Vol 5 No. 43 - July 13, 2005
Storm blows past Island, chews
The beach near the Seaside Inn and Resort
in Bradenton Beach was torn away by the
hurricane, exposing part of an old structure,
including stairs, part of a foundation and
an old seawall, along with giant riprap
SUN PHOTO/CINDY LANE
By Tom Vaught
sun staff writer
Hurricane Dennis swept past the Island about 200
miles out, too far to cause an major damage but
close enough to re-flame that "hurricane
paranoia" that everyone felt last year.
Huge tides Saturday and Sunday brought water near
the tops of some seawalls and in some cases, over
them damaging landscaping.
In Bradenton Beach, Public Works Director Dottie
Poindexter had crews on duty all weekend dealing
with high water that caused some drama near the
Bridge Street Pier.
"It was almost a comedy of errors,"
she said about a sailboat docked near the pier
that broke loose and headed toward the pier parking
lot. "We had people trying to get it re-moored,
but that didn't work and it only made the situation
worse. At one time, the mast was threatening the
clock tower as the boat rocked back and forth."
The boat finally beached itself in the rocks at
the pier parking lot. Poindexter said she is tired
of dealing with the boats anchored off the pier
and will be happy when the city gets a mooring
field there to control or get rid of the derelict
boats. She said the dinghy dock itself is almost
gone from being battered by boats and submerged
by the high tide. A private pier at Eighth Street
South was destroyed, but Poindexter said the citys
pier is in good shape, although the high tides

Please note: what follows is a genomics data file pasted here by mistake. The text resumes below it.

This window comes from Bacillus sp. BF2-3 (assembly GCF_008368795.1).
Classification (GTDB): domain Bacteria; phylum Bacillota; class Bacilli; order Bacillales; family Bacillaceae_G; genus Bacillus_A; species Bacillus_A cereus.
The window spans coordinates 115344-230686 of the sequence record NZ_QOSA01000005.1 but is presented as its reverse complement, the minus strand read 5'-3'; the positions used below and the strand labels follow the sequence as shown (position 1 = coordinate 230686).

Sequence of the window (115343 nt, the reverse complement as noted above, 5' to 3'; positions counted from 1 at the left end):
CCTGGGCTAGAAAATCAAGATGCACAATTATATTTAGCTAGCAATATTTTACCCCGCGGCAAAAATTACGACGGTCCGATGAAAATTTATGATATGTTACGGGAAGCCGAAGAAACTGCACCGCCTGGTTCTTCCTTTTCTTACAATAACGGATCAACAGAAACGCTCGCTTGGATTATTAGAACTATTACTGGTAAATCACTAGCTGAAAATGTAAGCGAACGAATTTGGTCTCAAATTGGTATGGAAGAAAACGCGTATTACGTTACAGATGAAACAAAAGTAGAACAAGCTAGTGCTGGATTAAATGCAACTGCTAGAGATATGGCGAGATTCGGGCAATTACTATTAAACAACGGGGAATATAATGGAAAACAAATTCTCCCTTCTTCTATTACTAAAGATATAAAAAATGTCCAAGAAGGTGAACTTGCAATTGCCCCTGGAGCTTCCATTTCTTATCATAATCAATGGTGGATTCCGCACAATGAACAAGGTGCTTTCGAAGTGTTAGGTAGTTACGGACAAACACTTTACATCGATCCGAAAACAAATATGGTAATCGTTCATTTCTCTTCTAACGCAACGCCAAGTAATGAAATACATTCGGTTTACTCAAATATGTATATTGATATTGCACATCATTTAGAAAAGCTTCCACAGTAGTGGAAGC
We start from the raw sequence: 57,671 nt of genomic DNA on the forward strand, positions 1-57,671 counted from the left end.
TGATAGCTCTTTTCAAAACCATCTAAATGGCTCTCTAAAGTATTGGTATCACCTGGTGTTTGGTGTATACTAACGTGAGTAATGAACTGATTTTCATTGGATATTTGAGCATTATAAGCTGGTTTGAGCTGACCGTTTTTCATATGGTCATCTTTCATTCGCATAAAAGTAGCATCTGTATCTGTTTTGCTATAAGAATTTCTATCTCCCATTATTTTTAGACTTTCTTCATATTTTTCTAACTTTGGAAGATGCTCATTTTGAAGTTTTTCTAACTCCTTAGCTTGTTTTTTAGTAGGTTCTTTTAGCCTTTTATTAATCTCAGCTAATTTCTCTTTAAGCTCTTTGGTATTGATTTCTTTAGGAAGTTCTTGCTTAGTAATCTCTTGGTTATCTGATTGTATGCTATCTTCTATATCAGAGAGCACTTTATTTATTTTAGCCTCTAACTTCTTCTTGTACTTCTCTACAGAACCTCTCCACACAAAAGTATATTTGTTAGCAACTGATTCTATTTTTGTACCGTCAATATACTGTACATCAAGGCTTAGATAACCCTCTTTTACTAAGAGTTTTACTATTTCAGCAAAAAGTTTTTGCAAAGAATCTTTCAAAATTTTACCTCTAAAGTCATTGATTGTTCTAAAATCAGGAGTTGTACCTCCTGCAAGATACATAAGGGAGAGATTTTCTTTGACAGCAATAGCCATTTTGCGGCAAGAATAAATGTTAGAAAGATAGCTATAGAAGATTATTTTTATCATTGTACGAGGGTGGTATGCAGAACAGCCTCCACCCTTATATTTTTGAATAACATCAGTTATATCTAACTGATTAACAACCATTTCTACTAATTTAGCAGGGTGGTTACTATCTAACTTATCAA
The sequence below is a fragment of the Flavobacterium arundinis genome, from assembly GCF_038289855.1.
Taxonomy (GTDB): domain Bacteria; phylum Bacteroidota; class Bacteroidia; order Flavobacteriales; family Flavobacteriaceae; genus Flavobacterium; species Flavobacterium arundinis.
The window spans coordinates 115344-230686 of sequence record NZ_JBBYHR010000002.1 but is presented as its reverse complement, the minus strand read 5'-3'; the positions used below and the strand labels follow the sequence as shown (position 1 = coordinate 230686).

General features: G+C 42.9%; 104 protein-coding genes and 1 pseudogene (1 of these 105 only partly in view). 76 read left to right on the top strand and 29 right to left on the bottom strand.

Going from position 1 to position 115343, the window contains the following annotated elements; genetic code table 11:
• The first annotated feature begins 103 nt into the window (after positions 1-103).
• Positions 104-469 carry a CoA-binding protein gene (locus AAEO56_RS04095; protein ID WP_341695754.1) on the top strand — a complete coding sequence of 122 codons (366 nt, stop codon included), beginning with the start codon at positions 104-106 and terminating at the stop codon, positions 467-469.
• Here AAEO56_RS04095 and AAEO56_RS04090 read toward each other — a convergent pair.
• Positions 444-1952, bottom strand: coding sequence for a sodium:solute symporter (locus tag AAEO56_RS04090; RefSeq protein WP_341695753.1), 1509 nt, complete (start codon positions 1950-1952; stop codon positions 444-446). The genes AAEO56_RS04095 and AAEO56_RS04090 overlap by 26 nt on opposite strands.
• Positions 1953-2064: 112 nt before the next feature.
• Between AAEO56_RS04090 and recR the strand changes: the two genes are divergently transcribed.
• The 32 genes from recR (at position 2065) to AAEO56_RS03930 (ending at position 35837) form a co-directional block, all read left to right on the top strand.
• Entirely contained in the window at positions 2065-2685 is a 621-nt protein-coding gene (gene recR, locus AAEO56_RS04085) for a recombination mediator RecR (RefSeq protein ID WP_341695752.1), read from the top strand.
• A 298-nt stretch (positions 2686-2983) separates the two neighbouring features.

brought the water up to its underside.
On the beach side, Poindexter said there was a
lot of erosion.
"The sand is gone at Katie Pierola Park,"
she said. "With the help of Manatee County,
we estimated the damage from erosion on the beaches
The crews moved public works equipment off the
Island, had the files ready to move and shuttered
the buildings before the storm, according to Poindexter.
She said they estimated protective measures cost
the city $17,000 to $18,000, which the city can
get reimbursed from the federal government if
the president declares the area part of a natural
disaster. Overall, she said, we escaped the worst.
"There were no reports of private property
damage reported to my department," she said.
"We spent about $5,000 on debris removal,
but most of that was sand, landscaping and vegetation
from the Gulf."
There was no problem in Holmes Beach, according
to Skip Nunn, of the Public Works Department.
"We didn't lose any trees that we know of,"
he said. "The worst problem was flooded roads
during the high tides."
Nunn said they had sand stockpiled near city hall
for those who wanted to make sandbags, but few
people availed themselves of it.
The erosion was a problem all along the beaches
and the storm did not turn back the red tide,
according to Kim Prichard, an Island resident
who is a lifeguard at Coquina Beach. Prichard
said it went away for a while during the high
waves and winds Saturday, but it returned Sunday
and the fumes remain strong this week.
"We lost maybe one and a half to two feet
of sand along the beach," he said, "but
there was minor damage to tree limbs along the
In Longboat Key, the beach renourishment project
suffered some setbacks during Hurricane Dennis,
but the projects technical advisor, Cliff
Truitt, says things could have been much worse.
"Everybody seems impressed that the losses
were pretty minimal," he said.
"We lost some of the white sand," said
James Linkogle, public works project manager for
the Town of Longboat Key, adding that surveyors
will have to determine how much. "In one
section, north of the Diplomat Hotel, we lost
quite a bit."
But the coarse sand that was placed underneath
the white sand held up well.
"It has been reshaped, but its still
on shore," he said.
More sand was lost at the north of the key, he
said. The town is still waiting for news on whether
the north end will be added to the beach renourishment
Depending on whether the key is declared a disaster
area, the town may be able to get funds to replace
the missing sand, he said.
Go back to Index July 13
Go back to Index archives
us | News
Island | Subscription
Store | Classified